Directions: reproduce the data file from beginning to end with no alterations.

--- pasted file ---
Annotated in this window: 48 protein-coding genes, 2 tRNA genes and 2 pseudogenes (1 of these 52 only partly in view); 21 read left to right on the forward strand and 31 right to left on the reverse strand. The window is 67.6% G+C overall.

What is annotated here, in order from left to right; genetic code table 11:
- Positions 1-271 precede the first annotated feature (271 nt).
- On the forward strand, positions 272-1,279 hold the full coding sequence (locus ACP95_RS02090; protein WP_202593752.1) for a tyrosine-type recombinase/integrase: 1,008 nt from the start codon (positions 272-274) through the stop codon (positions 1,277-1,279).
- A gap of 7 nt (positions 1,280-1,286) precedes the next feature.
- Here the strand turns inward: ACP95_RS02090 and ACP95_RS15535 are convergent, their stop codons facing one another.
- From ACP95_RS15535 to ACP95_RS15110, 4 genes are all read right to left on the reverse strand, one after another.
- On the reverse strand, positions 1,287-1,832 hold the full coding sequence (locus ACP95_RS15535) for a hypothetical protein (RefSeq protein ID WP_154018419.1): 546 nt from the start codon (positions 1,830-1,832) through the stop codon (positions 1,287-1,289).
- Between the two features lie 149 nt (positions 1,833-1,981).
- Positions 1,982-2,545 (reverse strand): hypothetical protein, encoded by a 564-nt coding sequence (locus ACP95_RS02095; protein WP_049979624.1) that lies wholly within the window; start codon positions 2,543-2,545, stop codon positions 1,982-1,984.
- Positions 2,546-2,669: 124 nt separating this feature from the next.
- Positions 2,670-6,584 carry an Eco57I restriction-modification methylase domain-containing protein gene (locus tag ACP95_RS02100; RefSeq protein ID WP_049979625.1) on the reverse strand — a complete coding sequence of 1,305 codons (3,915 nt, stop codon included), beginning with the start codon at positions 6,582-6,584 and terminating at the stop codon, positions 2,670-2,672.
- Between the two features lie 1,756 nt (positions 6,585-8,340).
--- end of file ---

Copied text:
Annotated in this window: 48 protein-coding genes, 2 tRNA genes and 2 pseudogenes (1 of these 52 only partly in view); 21 read left to right on the forward strand and 31 right to left on the reverse strand. The window is 67.6% G+C overall.

What is annotated here, in order from left to right; genetic code table 11:
- Positions 1-271 precede the first annotated feature (271 nt).
- On the forward strand, positions 272-1,279 hold the full coding sequence (locus ACP95_RS02090; protein WP_202593752.1) for a tyrosine-type recombinase/integrase: 1,008 nt from the start codon (positions 272-274) through the stop codon (positions 1,277-1,279).
- A gap of 7 nt (positions 1,280-1,286) precedes the next feature.
- Here the strand turns inward: ACP95_RS02090 and ACP95_RS15535 are convergent, their stop codons facing one another.
- From ACP95_RS15535 to ACP95_RS15110, 4 genes are all read right to left on the reverse strand, one after another.
- On the reverse strand, positions 1,287-1,832 hold the full coding sequence (locus ACP95_RS15535) for a hypothetical protein (RefSeq protein ID WP_154018419.1): 546 nt from the start codon (positions 1,830-1,832) through the stop codon (positions 1,287-1,289).
- Between the two features lie 149 nt (positions 1,833-1,981).
- Positions 1,982-2,545 (reverse strand): hypothetical protein, encoded by a 564-nt coding sequence (locus ACP95_RS02095; protein WP_049979624.1) that lies wholly within the window; start codon positions 2,543-2,545, stop codon positions 1,982-1,984.
- Positions 2,546-2,669: 124 nt separating this feature from the next.
- Positions 2,670-6,584 carry an Eco57I restriction-modification methylase domain-containing protein gene (locus tag ACP95_RS02100; RefSeq protein ID WP_049979625.1) on the reverse strand — a complete coding sequence of 1,305 codons (3,915 nt, stop codon included), beginning with the start codon at positions 6,582-6,584 and terminating at the stop codon, positions 2,670-2,672.
- Between the two features lie 1,756 nt (positions 6,585-8,340).